My unscientific, incomplete, thoroughly biased view of interesting things that happened with Clojure in 2014.
Who’s Using Clojure?
No doubt about it: Clojure is making inroads in big business.
The U.K. Daily Mail reported on how they use Clojure at a Newspaper.
Greenius wrote about their Tech Roots: Clojure and Datomic.
Beanstalk told us that Beanstalk + Clojure = Love (and 20x better performance)
Cognitect published case studies from companies succeeding with Clojure and/or Datomic:
On the education front, Elena Machkasova has started gathering references for Clojure in undergraduate CS curriculum.
Radars & Rankings
Also in January, Clojure entered the top 20 in The RedMonk Programming Language Rankings.
Conferences & Events
We started the year off right with Clojure/West in San Francisco (videos on YouTube). I introduced Component, my not-quite-a-framework. Aaron Bedra threw down the gauntlet for securing Clojure web applications, leading to a flurry of activity making Clojure web frameworks more secure by default.
At Strange Loop 2014 in St. Louis (videos on YouTube), Rich Hickey introduced Transducers. Ramsey Nasser and Tims Gardner introduced Clojure + Unity 3D, now named Arcadia. Ambrose Bonnaire Sergeant talked about Typed Clojure in Practice. Michael Nygard talked about Simulation Testing.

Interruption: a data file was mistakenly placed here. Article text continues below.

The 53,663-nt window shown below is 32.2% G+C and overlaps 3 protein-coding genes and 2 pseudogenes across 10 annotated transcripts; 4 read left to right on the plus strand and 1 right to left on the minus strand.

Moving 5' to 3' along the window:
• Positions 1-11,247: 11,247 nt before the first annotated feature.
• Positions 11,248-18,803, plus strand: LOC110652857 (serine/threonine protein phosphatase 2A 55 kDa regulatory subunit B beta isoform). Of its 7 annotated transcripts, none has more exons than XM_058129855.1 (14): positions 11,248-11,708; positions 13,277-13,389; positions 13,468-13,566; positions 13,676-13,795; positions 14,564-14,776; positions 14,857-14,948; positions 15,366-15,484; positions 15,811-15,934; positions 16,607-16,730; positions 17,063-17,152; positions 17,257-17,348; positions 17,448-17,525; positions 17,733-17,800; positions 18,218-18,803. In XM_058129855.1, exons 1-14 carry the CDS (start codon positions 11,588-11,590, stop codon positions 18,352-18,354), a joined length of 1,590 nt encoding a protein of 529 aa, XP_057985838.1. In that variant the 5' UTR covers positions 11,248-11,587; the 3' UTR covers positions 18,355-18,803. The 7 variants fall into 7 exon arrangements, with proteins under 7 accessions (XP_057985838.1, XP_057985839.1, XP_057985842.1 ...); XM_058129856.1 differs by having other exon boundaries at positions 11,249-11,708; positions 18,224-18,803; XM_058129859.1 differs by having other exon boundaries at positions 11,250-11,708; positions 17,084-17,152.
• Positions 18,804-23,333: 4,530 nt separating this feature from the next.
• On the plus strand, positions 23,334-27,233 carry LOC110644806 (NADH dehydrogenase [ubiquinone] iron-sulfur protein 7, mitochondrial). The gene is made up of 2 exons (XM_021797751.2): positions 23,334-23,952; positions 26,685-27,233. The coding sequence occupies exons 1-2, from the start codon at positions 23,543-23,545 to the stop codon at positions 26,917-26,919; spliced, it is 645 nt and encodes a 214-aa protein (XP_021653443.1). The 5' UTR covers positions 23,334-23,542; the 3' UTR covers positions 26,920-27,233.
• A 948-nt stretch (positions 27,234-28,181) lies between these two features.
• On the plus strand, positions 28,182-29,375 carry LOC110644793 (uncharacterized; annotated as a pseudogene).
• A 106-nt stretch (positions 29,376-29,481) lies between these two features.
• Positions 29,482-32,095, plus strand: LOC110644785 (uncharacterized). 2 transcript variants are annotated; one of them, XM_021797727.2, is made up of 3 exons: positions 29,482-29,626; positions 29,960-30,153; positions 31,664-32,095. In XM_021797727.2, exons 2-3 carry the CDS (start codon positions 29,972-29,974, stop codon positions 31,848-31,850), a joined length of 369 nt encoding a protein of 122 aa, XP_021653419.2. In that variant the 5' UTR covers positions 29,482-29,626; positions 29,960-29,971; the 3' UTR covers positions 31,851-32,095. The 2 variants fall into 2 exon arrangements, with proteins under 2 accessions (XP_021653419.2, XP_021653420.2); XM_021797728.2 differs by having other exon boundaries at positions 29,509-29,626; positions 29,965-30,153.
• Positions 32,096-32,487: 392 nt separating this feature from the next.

Meanwhile, ClojureBridge held workshops throughout the year in Sydney, San Francisco, Edinburgh, and Minneapolis, just to name a few.
The Clojure language itself continues to feature new and innovative ideas, this time Transducers.
ClojureDocs got a huge update: it now covers Clojure 1.6 and some important libraries like core.async and core.logic. There are also two new additions to the Clojure documentation sphere: Grimoire and CrossClj.
I for one am loving the surge in diversity of Clojure tooling. Cursive for IntelliJ garnered some serious attention, while CIDER and Counterclockwise both got major new releases. Boot is a new build tool with a radically different approach from the still-solid Leiningen.
Generative testing really started to catch on. Quick-check creator John Hughes gave a great keynote (video) at Clojure/west. Ashton Kemerling talked about Generative Integration Tests at Clojure/conj (also blogged). And of course the Clojure library simple-check became test.check, and has grown steadily in both capability and adoption.
Most of the Clojure contrib projects have gotten improvements and new releases.
Speaking of frameworks, there was a fair amount of activity around Component. No, I haven’t ported it to ClojureScript yet :) but there’s another ClojureScript port. People have started building things on top of Component, including juxt/modular and danielsz/system. uSwitch published some Example Component-based Apps.
Like a Phoenix rising from the ashes, new Pedestal releases appeared with support for fully non-blocking I/O, Transit, and Immutant.
What else is going on? The State of Clojure Survey 2014 analysis gave some insight into what people are thinking about Clojure.
Onward to 2015!
Thanks to Michael Fogus, Lake Denman, Alex Miller, and Paul deGrandis for their help in assembling this post.